This Season, Give the Gift of Good Financial Habits

Christmas ornaments (U.S. Army/Renee Rhodes)

'Tis the season for gift-giving. Take a moment and reflect upon all the gifts you've received over the years. What sticks out?

I tried to do that and really struggled. It's kind of sad. With nearly a half century of gift-giving memory bank to draw from, the one gift -- other than the Hot Wheels race track Santa set up for me in our living room -- that I can clearly recall was my high school graduation present: a fine leather briefcase with an envelope of cold, hard cash tucked neatly inside. Clearly, my parents knew then that I was destined to be a financial planner.

I crunched the numbers, and if I had simply put that cash in a hypothetical investment in the S&P 500 index, today I would have around $6,000! I didn't, of course, but that's a story I've already shared with my kids: how to make a great gift a very impactful gift.

Speaking of impact, the following six financial gifts could make a real difference for your kids:

1. Help them buck the student loan debt trend. Student loan debt is, rightfully, a hot topic. And while I don't have a macro-level solution, you can do your part to help your kids graduate from college without a heavy burden of student loan debt. The Defense Department delayed implementation of its plan to limit the transferability of post-9/11 GI bill benefits to service members with fewer than 16 years. If you're eligible and plan on transferring benefits, do it today. Beyond those benefits, skipping toys and instead contributing to a 529 college savings plan could help create an education fund to forestall loans. Anything you save represents debt your kids won't carry.

2. Start their investment game. Earlier, I played the "what if" game with my graduation gift. Wouldn't it be much cooler if, in the distant future, your kids told a "look what my parents began" story related to how you jump-started their interest in investments. For younger kids, this might mean a piggy bank that kicks off a lifelong savings habit. Older kids might like owning shares in one of their favorite companies.

3. Introduce your kids to Mr. Roth. If your children report income from their efforts, part-time work or odd jobs, they could be eligible to make a Roth IRA contribution to the extent of that income. Think about it: At 8%, $1,000 into a 16-year-old's Roth IRA could grow to more than $50,000 at age 66. Talk about putting time on your kid's side. Unlike the many gifts I've forgotten over the years, this would be a gift your kids will remember right into their own golden years.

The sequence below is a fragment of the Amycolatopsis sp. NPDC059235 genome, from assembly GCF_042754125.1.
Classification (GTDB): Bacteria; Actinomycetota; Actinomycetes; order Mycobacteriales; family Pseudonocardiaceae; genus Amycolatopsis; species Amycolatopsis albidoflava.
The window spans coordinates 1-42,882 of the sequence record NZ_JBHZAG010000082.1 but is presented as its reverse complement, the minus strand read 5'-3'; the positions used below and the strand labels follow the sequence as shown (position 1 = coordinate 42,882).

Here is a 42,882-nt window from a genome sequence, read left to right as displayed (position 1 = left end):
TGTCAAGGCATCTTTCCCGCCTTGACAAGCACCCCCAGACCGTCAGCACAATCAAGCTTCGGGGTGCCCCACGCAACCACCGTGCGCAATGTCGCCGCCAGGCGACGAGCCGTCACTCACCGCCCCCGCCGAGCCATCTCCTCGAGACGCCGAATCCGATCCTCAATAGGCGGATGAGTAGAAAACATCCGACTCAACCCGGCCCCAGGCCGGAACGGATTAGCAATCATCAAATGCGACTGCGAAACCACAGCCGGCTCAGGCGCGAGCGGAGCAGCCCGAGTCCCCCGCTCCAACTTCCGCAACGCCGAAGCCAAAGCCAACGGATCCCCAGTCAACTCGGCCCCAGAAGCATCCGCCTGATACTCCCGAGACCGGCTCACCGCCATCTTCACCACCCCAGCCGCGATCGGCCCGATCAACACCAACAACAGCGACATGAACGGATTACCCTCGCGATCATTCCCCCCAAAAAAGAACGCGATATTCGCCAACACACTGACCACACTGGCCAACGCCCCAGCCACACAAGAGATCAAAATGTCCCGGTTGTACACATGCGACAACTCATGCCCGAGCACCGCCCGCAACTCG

4. The promise of a matching contribution. Delayed gratification is a tough sell. If your financial situation allows, you can soften the blow by sweetening the deal. Offer up free money to encourage your kids to save and invest -- as opposed to buying something now -- with a matching contribution. My parents did it for me, we did it for our kids, and maybe it will work for your family.

5. Become the teacher. We hold an influential place in our kids' world. And even though at times it may not seem to be the case, they value our input. Don't miss out on the opportunity to give the gift of time. In this case, time spent with your kids to promote and encourage good financial habits. If you're not sure where to start, check out the FDIC Money Smart program. It offers lessons for kids of all ages.

6. Let them borrow the lawnmower. They might not see this as an exciting gift or even a financial gift, but if you transport them to the job site where they can earn additional money (of which you will highly encourage them to put a portion in their new Roth IRA!), they might be more appreciative. As a young teenager, I mowed lawns, and until the time that I had my own driver's license, my mom carted me around our neighborhood (whether I wanted to or not!). Beyond money, I learned about reliability, work ethic and getting it done.

Many of these gifts don't come with a big price tag, but they hold the promise of an outcome we all value: a better future for our kids.

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